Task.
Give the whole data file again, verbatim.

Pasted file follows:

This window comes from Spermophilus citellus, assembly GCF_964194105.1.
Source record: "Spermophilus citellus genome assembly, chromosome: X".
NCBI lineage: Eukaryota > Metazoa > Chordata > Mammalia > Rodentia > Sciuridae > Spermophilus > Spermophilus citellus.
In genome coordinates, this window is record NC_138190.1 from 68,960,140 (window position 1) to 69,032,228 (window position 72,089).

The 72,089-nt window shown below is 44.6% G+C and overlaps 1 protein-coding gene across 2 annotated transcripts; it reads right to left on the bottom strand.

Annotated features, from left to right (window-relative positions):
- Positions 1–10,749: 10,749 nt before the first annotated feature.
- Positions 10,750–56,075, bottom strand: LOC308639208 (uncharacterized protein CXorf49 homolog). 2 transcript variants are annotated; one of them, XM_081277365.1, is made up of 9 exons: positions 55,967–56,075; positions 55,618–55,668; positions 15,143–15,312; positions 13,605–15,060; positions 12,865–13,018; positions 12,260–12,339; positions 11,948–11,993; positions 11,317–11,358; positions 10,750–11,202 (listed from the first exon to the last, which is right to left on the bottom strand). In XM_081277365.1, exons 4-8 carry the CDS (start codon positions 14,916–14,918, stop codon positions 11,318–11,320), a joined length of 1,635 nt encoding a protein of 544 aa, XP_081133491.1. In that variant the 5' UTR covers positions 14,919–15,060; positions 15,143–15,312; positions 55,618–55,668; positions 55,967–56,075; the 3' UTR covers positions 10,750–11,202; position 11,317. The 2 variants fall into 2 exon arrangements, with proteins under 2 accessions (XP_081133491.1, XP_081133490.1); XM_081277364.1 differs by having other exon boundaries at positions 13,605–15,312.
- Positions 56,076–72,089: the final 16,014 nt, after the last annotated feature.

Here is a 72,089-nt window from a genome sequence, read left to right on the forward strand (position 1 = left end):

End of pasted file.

This window comes from Spermophilus citellus, assembly GCF_964194105.1.
Source record: "Spermophilus citellus genome assembly, chromosome: X".
NCBI lineage: Eukaryota > Metazoa > Chordata > Mammalia > Rodentia > Sciuridae > Spermophilus > Spermophilus citellus.
In genome coordinates, this window is record NC_138190.1 from 68,960,140 (window position 1) to 69,032,228 (window position 72,089).

The 72,089-nt window shown below is 44.6% G+C and overlaps 1 protein-coding gene across 2 annotated transcripts; it reads right to left on the bottom strand.

Annotated features, from left to right (window-relative positions):
- Positions 1–10,749: 10,749 nt before the first annotated feature.
- Positions 10,750–56,075, bottom strand: LOC308639208 (uncharacterized protein CXorf49 homolog). 2 transcript variants are annotated; one of them, XM_081277365.1, is made up of 9 exons: positions 55,967–56,075; positions 55,618–55,668; positions 15,143–15,312; positions 13,605–15,060; positions 12,865–13,018; positions 12,260–12,339; positions 11,948–11,993; positions 11,317–11,358; positions 10,750–11,202 (listed from the first exon to the last, which is right to left on the bottom strand). In XM_081277365.1, exons 4-8 carry the CDS (start codon positions 14,916–14,918, stop codon positions 11,318–11,320), a joined length of 1,635 nt encoding a protein of 544 aa, XP_081133491.1. In that variant the 5' UTR covers positions 14,919–15,060; positions 15,143–15,312; positions 55,618–55,668; positions 55,967–56,075; the 3' UTR covers positions 10,750–11,202; position 11,317. The 2 variants fall into 2 exon arrangements, with proteins under 2 accessions (XP_081133491.1, XP_081133490.1); XM_081277364.1 differs by having other exon boundaries at positions 13,605–15,312.
- Positions 56,076–72,089: the final 16,014 nt, after the last annotated feature.

Here is a 72,089-nt window from a genome sequence, read left to right on the forward strand (position 1 = left end):